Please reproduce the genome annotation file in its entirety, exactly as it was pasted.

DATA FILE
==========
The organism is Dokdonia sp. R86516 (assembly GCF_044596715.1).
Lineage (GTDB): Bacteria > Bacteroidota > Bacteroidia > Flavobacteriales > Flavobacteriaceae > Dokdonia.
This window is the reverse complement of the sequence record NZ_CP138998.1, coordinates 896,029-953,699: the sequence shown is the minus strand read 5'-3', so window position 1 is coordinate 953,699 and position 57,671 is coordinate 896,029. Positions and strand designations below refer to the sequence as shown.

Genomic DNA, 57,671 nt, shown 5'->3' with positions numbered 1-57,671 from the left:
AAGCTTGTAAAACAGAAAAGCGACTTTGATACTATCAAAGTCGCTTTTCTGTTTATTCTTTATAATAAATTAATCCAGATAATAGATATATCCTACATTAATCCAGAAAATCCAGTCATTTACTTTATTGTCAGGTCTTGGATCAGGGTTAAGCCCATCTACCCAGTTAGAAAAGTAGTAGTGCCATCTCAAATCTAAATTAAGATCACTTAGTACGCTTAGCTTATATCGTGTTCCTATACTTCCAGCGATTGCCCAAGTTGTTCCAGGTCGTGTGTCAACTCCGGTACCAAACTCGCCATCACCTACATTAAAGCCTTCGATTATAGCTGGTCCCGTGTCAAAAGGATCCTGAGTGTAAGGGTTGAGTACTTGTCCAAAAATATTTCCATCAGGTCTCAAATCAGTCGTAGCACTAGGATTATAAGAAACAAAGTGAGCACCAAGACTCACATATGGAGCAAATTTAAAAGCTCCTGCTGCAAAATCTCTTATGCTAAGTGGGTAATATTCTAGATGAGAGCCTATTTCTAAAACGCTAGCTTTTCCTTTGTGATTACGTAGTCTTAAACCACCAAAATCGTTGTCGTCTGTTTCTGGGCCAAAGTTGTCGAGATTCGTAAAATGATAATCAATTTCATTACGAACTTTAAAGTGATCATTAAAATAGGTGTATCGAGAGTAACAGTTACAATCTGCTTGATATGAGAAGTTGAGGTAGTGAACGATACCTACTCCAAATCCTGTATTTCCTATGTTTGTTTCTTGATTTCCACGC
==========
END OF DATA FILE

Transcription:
The organism is Dokdonia sp. R86516 (assembly GCF_044596715.1).
Lineage (GTDB): Bacteria > Bacteroidota > Bacteroidia > Flavobacteriales > Flavobacteriaceae > Dokdonia.
This window is the reverse complement of the sequence record NZ_CP138998.1, coordinates 896,029-953,699: the sequence shown is the minus strand read 5'-3', so window position 1 is coordinate 953,699 and position 57,671 is coordinate 896,029. Positions and strand designations below refer to the sequence as shown.

Genomic DNA, 57,671 nt, shown 5'->3' with positions numbered 1-57,671 from the left:
AAGCTTGTAAAACAGAAAAGCGACTTTGATACTATCAAAGTCGCTTTTCTGTTTATTCTTTATAATAAATTAATCCAGATAATAGATATATCCTACATTAATCCAGAAAATCCAGTCATTTACTTTATTGTCAGGTCTTGGATCAGGGTTAAGCCCATCTACCCAGTTAGAAAAGTAGTAGTGCCATCTCAAATCTAAATTAAGATCACTTAGTACGCTTAGCTTATATCGTGTTCCTATACTTCCAGCGATTGCCCAAGTTGTTCCAGGTCGTGTGTCAACTCCGGTACCAAACTCGCCATCACCTACATTAAAGCCTTCGATTATAGCTGGTCCCGTGTCAAAAGGATCCTGAGTGTAAGGGTTGAGTACTTGTCCAAAAATATTTCCATCAGGTCTCAAATCAGTCGTAGCACTAGGATTATAAGAAACAAAGTGAGCACCAAGACTCACATATGGAGCAAATTTAAAAGCTCCTGCTGCAAAATCTCTTATGCTAAGTGGGTAATATTCTAGATGAGAGCCTATTTCTAAAACGCTAGCTTTTCCTTTGTGATTACGTAGTCTTAAACCACCAAAATCGTTGTCGTCTGTTTCTGGGCCAAAGTTGTCGAGATTCGTAAAATGATAATCAATTTCATTACGAACTTTAAAGTGATCATTAAAATAGGTGTATCGAGAGTAACAGTTACAATCTGCTTGATATGAGAAGTTGAGGTAGTGAACGATACCTACTCCAAATCCTGTATTTCCTATGTTTGTTTCTTGATTTCCACGC